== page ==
My brother Burton was shot in our mom’s home on Galveston Island, Texas, on February 14, 1991. He was shot with a shotgun in the chest by our stepfather, and my mom was also in the house at the time. My mom, in her panic, grabbed the gun from the shooter, burning herself on the muzzle. My brother had run away when shot and started up the stairs of Mom’s home. In the time she was trying to get to the hall phone to call in the emergency, the shotgun went off again, blowing a hole in the floor, and subsequently, when police arrived, they actually had weapons drawn on my mom, due to the chaos of the scene. Our mom held Burton as he died.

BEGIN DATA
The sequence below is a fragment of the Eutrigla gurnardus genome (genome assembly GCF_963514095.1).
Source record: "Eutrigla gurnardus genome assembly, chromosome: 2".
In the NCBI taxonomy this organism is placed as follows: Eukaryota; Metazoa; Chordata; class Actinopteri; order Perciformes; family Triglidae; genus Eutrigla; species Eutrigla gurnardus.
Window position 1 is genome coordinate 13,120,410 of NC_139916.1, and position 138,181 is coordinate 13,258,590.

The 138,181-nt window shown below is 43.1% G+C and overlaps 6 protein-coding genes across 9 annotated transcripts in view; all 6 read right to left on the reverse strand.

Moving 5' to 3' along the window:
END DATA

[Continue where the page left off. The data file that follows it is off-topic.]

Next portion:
What changed me forever was the thought of how or what I might have done in my brother’s life that would have him, alive, with us today. Gun violence in schools and public places terrifies me. So does the thought of losing a younger family member, fearing for that feeling of having someone ripped instantly from our lives — and now, with my niece’s in-law taking his life with a gun, generational pain.